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Iraqi armed groups link disarmament to US withdrawal, formation of new government

April 8, 2022 at 6:03 pm

Members of Iraq’s Hashed Al-Shaabi group, 31 December 2019 [AHMAD AL-RUBAYE/AFP/Getty Images]

Iraq’s Hashd Al-Shaabi paramilitary forces, on Friday, said the armed factions would hand over their weapons after a new government is formed and US forces withdraw from the country, Anadolu News Agency reports.

Iraq has been experiencing a political crisis since the results of the parliamentary elections were announced at the end of last year.

Disagreement among political groups in parliament has led to a deadlock, preventing the election of a new president and the formation of a government.

Shia cleric, Muqtada Al-Sadr, the leader of the Sadrist movement whose party won the last parliamentary elections, said recently that disarming Shia factions not supervised by the State would be  key in including a group of Shia parties known as the Coordination Framework in a new coalition government.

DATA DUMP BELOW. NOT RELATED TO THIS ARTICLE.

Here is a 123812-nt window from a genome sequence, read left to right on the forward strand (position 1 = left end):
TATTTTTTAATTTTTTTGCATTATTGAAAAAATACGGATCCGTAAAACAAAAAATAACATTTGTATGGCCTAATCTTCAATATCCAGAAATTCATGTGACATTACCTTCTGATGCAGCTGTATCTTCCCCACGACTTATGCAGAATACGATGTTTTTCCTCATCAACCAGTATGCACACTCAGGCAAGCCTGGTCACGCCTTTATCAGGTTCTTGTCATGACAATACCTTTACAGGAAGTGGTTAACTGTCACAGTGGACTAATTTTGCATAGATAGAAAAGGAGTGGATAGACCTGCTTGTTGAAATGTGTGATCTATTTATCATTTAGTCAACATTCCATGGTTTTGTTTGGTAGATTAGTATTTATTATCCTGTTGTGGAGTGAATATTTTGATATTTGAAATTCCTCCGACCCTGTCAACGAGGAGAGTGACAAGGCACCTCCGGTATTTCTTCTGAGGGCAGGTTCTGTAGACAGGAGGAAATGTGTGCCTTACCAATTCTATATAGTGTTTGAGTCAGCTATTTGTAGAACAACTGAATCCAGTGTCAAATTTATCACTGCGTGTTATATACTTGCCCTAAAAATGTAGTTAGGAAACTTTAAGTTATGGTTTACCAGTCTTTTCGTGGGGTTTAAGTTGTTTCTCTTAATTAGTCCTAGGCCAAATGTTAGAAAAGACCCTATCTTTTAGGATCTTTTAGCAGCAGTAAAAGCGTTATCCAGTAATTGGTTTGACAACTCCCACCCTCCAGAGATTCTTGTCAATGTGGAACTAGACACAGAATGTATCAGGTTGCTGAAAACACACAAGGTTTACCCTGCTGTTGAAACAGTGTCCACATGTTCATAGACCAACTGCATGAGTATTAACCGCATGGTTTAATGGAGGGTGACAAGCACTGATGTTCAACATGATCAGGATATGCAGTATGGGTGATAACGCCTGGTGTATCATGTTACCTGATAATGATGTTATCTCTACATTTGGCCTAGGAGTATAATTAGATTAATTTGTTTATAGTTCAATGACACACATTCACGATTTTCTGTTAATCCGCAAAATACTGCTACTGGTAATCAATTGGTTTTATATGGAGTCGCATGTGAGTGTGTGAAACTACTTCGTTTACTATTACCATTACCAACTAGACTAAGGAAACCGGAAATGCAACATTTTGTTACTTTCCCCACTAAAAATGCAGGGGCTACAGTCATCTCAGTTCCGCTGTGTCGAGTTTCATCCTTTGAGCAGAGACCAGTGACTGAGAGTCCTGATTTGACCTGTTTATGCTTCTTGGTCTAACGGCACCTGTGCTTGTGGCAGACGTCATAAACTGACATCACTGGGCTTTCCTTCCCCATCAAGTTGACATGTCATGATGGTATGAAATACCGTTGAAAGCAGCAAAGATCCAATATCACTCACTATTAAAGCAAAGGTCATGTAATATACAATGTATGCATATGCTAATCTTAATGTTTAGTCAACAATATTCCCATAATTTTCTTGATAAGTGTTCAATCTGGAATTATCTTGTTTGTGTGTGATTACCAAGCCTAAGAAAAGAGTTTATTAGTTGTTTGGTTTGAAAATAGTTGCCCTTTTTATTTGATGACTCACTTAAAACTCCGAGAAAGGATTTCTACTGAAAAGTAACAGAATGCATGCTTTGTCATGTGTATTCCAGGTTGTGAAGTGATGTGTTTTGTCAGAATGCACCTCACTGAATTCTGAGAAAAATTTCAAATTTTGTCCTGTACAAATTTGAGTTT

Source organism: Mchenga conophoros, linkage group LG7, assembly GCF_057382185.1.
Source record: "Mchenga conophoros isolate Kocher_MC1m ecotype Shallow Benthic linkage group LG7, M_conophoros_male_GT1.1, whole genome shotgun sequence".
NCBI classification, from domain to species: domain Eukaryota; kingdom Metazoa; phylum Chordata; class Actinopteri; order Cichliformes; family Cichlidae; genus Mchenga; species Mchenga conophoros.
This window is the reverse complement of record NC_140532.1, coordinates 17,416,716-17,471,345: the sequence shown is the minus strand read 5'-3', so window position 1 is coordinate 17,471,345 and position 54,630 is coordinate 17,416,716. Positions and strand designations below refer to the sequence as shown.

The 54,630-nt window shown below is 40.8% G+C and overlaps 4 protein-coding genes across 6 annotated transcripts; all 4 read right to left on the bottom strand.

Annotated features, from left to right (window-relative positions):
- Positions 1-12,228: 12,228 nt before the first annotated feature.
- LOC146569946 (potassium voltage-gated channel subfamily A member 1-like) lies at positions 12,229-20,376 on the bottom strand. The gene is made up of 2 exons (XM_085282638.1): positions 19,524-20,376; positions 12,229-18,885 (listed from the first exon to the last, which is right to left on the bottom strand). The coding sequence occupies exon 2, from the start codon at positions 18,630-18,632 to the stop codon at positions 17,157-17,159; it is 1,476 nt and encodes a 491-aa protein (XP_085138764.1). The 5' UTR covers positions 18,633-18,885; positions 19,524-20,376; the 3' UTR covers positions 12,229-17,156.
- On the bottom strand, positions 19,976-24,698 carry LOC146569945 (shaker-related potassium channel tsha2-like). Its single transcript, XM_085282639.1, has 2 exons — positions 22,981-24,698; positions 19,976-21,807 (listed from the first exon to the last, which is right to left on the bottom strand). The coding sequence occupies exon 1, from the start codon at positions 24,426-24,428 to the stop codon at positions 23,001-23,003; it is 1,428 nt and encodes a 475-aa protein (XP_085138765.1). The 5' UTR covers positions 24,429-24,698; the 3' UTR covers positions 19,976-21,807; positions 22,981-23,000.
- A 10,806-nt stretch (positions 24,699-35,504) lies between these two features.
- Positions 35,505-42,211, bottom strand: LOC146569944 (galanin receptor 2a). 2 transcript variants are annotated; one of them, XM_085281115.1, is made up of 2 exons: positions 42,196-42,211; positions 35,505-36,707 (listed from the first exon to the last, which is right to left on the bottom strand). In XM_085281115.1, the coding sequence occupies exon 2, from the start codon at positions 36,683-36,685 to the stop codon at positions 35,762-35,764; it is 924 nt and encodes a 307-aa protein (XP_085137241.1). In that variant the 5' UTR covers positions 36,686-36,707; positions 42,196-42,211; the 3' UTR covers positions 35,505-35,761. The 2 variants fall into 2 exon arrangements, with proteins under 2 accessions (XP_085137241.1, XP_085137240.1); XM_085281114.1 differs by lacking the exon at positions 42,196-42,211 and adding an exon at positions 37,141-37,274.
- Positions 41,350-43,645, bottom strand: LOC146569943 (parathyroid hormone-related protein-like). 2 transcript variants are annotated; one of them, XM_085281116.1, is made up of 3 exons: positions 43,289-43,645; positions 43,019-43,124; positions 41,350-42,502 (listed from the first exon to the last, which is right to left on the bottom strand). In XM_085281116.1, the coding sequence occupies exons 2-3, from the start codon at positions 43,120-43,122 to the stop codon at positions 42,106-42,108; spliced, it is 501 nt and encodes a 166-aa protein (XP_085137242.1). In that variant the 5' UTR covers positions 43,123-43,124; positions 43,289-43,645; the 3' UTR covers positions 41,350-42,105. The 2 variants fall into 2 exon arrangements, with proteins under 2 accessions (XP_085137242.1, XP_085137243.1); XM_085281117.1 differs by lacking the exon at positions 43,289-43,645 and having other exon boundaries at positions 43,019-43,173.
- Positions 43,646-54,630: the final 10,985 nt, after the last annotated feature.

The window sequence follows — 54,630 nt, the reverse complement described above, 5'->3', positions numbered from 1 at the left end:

The Coordination Framework is an umbrella of Shia parties pushing Al-Sadr to accept their participation in the next government, based on a sectarian quota system. Al-Sadr has, however, insisted on forming a “national majority” government.

“In principle, this (Al-Sadr’s) proposal was approved,” Falih Al-Fayyadh, head of the Hashd Al-Shaabi, said in an interview with the local Al-Sharqiya TV network.

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Al-Fayyadh said the factions want a new government and the withdrawal of US forces from the country in exchange for handing over their weapons.

The Hashd Al-Shaabi, or Popular Mobilisation Forces, is an official institution operating under the office of the Commander-in-Chief of the Armed Forces of Iraq and Prime Minister, Mustafa Al-Kadhimi.

Recent months saw a spate of attacks targeting US-led coalition convoys in central and southern Iraq.

The attacks came after a threat by Iran-affiliated Iraqi armed factions to target foreign forces in the country.

Washington accuses Iran-backed Iraqi groups of being behind the attacks, an accusation denied by Tehran.